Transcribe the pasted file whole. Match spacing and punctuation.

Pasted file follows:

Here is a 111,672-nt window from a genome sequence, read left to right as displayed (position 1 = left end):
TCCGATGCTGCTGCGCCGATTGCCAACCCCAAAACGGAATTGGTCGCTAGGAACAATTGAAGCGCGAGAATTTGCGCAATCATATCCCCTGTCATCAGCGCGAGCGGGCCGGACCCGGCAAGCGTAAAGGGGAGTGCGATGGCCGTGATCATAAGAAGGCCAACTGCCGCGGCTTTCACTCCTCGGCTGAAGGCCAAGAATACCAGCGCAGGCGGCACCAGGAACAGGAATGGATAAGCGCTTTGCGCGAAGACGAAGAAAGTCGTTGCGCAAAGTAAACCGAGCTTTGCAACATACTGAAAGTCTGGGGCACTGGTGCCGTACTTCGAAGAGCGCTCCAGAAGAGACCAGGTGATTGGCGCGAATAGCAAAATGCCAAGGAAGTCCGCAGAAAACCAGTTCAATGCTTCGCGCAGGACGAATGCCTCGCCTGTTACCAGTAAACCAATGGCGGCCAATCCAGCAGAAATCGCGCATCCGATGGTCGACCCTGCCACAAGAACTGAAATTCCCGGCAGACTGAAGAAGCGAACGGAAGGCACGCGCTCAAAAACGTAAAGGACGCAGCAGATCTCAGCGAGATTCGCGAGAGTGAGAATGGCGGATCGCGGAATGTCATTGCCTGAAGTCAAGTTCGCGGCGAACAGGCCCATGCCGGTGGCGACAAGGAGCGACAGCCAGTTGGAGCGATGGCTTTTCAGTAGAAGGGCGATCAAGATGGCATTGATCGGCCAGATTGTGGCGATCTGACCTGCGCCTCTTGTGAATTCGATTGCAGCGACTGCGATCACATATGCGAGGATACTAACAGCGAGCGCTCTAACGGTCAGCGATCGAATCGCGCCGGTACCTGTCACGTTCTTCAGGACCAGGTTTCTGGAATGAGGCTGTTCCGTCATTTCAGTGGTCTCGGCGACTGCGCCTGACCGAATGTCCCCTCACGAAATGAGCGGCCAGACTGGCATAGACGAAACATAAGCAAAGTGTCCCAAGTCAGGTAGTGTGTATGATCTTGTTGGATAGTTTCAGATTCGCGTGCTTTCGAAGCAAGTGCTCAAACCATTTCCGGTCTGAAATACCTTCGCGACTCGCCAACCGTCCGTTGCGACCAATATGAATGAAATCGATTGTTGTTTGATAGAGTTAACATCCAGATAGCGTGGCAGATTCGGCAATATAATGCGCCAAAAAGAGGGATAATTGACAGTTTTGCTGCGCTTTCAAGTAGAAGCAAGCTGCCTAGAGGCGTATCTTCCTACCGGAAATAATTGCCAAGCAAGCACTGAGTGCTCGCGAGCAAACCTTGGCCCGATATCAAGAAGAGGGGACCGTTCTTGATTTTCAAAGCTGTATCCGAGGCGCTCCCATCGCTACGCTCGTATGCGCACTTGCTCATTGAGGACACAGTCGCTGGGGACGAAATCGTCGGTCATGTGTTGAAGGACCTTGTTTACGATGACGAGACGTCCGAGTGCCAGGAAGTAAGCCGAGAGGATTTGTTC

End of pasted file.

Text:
Here is a 111,672-nt window from a genome sequence, read left to right as displayed (position 1 = left end):
TCCGATGCTGCTGCGCCGATTGCCAACCCCAAAACGGAATTGGTCGCTAGGAACAATTGAAGCGCGAGAATTTGCGCAATCATATCCCCTGTCATCAGCGCGAGCGGGCCGGACCCGGCAAGCGTAAAGGGGAGTGCGATGGCCGTGATCATAAGAAGGCCAACTGCCGCGGCTTTCACTCCTCGGCTGAAGGCCAAGAATACCAGCGCAGGCGGCACCAGGAACAGGAATGGATAAGCGCTTTGCGCGAAGACGAAGAAAGTCGTTGCGCAAAGTAAACCGAGCTTTGCAACATACTGAAAGTCTGGGGCACTGGTGCCGTACTTCGAAGAGCGCTCCAGAAGAGACCAGGTGATTGGCGCGAATAGCAAAATGCCAAGGAAGTCCGCAGAAAACCAGTTCAATGCTTCGCGCAGGACGAATGCCTCGCCTGTTACCAGTAAACCAATGGCGGCCAATCCAGCAGAAATCGCGCATCCGATGGTCGACCCTGCCACAAGAACTGAAATTCCCGGCAGACTGAAGAAGCGAACGGAAGGCACGCGCTCAAAAACGTAAAGGACGCAGCAGATCTCAGCGAGATTCGCGAGAGTGAGAATGGCGGATCGCGGAATGTCATTGCCTGAAGTCAAGTTCGCGGCGAACAGGCCCATGCCGGTGGCGACAAGGAGCGACAGCCAGTTGGAGCGATGGCTTTTCAGTAGAAGGGCGATCAAGATGGCATTGATCGGCCAGATTGTGGCGATCTGACCTGCGCCTCTTGTGAATTCGATTGCAGCGACTGCGATCACATATGCGAGGATACTAACAGCGAGCGCTCTAACGGTCAGCGATCGAATCGCGCCGGTACCTGTCACGTTCTTCAGGACCAGGTTTCTGGAATGAGGCTGTTCCGTCATTTCAGTGGTCTCGGCGACTGCGCCTGACCGAATGTCCCCTCACGAAATGAGCGGCCAGACTGGCATAGACGAAACATAAGCAAAGTGTCCCAAGTCAGGTAGTGTGTATGATCTTGTTGGATAGTTTCAGATTCGCGTGCTTTCGAAGCAAGTGCTCAAACCATTTCCGGTCTGAAATACCTTCGCGACTCGCCAACCGTCCGTTGCGACCAATATGAATGAAATCGATTGTTGTTTGATAGAGTTAACATCCAGATAGCGTGGCAGATTCGGCAATATAATGCGCCAAAAAGAGGGATAATTGACAGTTTTGCTGCGCTTTCAAGTAGAAGCAAGCTGCCTAGAGGCGTATCTTCCTACCGGAAATAATTGCCAAGCAAGCACTGAGTGCTCGCGAGCAAACCTTGGCCCGATATCAAGAAGAGGGGACCGTTCTTGATTTTCAAAGCTGTATCCGAGGCGCTCCCATCGCTACGCTCGTATGCGCACTTGCTCATTGAGGACACAGTCGCTGGGGACGAAATCGTCGGTCATGTGTTGAAGGACCTTGTTTACGATGACGAGACGTCCGAGTGCCAGGAAGTAAGCCGAGAGGATTTGTTC